CNA – Global central bankers, who shared the limelight for skirting a pandemic-driven depression with quick action two years ago, are now stumbling through the aftermath as they try to quell an inflation surge none predicted or have been able to forestall.
If their response to the economic crisis triggered by the pandemic seemed bold and forward-looking, with its laundry list of new programmes and massive monetary stimulus, the last few months have been an erratic, even awkward phase of failed forecasts, embarrassing mea culpas, increased political scrutiny and some evidence of lost trust.
Managing inflation is core to a central bank’s mission, and from major players like the United States (US) Federal Reserve and the Bank of Japan (BoJ) to regional institutions like the Bank of Canada and the Reserve Bank of Australia, recent events have dealt a blow to their credibility as they play catch up with policy and, in the process, raise the likelihood of a recession.
“They had horse blinders on. They didn’t want to entertain any talk of stable or upside risk to inflation in response to massive stimulus around the world, government and monetary,” said head of capital markets economics at Scotiabank in Toronto Derek Holt.
“I think they had that evidence even as 2020 unfolded”, yet held onto emergency programmes for another year, and discounted an initial rise in inflation as transitory.
The result: Over little more than a week the Fed has whipsawed financial markets with a 75-basis-point interest rate increase, its first hike of that size since 1994, the European Central Bank scrambled toward new emergency plans to control government bond spreads, the Swiss National Bank approved an unexpected rate hike, Bank of England forecasts hinted at a developing stagflation, and Bank of Japan Governor Haruhiko Kuroda was forced to apologise after stinging criticism of remarks that households had become “accepting” of higher prices.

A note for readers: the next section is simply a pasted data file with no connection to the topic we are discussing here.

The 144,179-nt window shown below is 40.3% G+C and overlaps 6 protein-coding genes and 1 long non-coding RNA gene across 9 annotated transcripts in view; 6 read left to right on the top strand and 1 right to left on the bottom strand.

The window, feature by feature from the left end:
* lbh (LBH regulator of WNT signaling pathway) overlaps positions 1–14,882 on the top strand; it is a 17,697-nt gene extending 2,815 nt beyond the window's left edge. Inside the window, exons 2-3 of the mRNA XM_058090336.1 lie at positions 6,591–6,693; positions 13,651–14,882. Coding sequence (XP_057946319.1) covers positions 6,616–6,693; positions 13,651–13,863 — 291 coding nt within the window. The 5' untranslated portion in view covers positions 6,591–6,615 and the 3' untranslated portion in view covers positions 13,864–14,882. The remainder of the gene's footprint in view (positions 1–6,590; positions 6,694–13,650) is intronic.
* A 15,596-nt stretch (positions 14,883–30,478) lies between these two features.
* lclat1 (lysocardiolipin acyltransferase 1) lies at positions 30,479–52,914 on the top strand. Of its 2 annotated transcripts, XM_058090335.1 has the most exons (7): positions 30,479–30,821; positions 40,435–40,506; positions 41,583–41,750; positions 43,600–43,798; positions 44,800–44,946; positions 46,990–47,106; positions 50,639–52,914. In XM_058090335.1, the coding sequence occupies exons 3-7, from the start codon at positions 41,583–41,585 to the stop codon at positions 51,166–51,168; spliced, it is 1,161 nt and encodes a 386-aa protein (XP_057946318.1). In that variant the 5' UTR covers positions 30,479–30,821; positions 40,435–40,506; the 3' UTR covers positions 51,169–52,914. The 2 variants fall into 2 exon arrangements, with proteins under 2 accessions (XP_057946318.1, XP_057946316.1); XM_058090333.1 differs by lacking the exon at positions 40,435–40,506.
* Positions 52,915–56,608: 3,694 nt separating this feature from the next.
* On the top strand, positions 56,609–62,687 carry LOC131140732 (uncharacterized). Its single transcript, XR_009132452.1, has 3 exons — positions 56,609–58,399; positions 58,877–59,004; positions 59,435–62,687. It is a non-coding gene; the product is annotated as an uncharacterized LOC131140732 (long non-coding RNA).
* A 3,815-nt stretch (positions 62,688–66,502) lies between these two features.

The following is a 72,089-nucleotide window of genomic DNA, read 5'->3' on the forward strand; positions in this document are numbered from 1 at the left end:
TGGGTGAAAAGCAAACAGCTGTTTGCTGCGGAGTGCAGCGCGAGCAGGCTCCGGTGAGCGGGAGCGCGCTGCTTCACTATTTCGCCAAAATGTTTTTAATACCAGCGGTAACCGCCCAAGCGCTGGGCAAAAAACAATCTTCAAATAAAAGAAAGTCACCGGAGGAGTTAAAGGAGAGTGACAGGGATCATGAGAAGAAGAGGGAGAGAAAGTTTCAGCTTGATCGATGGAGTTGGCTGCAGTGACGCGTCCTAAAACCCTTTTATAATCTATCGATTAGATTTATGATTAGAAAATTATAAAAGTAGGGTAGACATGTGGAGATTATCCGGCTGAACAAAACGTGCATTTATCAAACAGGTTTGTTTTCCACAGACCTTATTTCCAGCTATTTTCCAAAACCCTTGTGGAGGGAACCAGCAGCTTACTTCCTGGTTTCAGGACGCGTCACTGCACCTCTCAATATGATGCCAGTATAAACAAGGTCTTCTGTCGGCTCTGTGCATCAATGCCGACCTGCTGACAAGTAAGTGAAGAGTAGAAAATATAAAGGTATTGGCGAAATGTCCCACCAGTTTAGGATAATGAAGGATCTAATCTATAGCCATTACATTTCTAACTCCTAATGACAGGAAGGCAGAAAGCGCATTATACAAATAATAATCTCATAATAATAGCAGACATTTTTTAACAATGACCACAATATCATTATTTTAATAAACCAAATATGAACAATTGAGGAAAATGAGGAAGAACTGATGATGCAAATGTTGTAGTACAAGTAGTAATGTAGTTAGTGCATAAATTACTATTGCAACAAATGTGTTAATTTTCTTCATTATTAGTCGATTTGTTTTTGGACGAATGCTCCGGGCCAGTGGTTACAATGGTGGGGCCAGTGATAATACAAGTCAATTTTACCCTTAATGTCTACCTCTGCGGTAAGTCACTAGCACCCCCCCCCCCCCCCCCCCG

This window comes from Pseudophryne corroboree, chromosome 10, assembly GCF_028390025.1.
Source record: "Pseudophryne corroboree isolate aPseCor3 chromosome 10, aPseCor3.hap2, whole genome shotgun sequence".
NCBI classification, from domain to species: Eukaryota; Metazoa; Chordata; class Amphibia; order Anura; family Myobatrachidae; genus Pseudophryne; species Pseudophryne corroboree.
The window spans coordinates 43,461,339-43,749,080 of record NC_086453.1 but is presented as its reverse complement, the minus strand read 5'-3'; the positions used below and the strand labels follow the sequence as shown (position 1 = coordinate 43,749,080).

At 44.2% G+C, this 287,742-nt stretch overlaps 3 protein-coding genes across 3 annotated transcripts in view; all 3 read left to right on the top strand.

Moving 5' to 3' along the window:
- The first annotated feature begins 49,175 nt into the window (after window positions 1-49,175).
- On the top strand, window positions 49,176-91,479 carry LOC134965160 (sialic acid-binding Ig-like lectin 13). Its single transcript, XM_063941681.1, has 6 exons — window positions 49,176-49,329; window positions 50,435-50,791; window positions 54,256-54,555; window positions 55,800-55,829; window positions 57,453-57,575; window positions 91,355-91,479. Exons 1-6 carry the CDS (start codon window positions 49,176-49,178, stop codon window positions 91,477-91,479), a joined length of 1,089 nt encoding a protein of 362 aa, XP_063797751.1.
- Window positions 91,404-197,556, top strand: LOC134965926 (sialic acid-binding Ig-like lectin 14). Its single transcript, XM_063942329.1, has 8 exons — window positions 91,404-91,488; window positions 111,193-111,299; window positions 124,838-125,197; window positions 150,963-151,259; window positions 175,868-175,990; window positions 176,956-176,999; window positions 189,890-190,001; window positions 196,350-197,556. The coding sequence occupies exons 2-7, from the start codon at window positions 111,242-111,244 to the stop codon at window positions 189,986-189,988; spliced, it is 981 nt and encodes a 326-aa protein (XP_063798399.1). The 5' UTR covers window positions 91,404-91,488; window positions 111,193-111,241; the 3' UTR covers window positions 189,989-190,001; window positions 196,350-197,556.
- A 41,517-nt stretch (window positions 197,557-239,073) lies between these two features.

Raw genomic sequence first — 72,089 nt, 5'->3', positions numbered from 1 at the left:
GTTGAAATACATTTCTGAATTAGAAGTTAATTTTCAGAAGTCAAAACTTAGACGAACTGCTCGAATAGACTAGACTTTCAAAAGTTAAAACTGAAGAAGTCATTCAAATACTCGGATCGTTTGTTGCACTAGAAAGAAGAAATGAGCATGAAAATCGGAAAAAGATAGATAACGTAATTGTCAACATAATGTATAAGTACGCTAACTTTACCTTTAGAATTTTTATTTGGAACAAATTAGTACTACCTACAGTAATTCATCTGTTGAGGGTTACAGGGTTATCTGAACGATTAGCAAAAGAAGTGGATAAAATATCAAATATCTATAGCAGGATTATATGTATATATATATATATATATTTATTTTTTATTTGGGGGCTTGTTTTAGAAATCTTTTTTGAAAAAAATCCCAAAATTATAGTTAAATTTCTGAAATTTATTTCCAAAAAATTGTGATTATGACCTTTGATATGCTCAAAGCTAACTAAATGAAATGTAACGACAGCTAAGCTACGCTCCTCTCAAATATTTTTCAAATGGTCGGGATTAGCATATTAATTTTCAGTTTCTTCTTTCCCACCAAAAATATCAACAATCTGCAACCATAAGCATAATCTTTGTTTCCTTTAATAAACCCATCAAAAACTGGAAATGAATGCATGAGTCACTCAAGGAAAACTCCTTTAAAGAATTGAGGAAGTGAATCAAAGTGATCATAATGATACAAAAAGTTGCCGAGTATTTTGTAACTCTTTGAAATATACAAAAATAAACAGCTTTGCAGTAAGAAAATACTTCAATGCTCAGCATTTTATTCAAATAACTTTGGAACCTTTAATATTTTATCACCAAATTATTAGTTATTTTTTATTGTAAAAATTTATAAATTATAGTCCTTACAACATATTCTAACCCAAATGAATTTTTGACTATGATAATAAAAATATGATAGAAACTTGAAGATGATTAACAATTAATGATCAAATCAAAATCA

Kuroda’s predicament was emblematic.
Inflation in Japan crept just over two per cent on an annual basis in April, low compared to the more than eight-per-cent increases in consumer prices seen recently in the US, for example, and effectively meeting the BoJ’s two per cent target after decades of concern about the opposite problem of deflation.
Yet the notion of households accepting higher prices proved taboo, something that central bankers and elected officials across the world are fast relearning after a generation when prices were held down by a variety of forces, including globalisation, that the pandemic may have eroded.
“Every one of these central banks is operating in some kind of risk management framework and really since the (2007 to 2009) financial crisis … the race was who was going to outease the other” in order to sustain growth and jobs in a low and even falling price environment, said a senior rates analyst with Columbia Threadneedle Ed Al-Hussainy.
“Now that is going in reverse … The risk of error has shifted to the other side of the street”, in the form of inflation that threatens to stay higher and take public wage and price expectations with it.
Critics said the central banks are to blame for keeping interest rates too low for too long, and printing too much money for the economy to absorb – particularly in an economy in which the supply of goods and services suffered its own setbacks.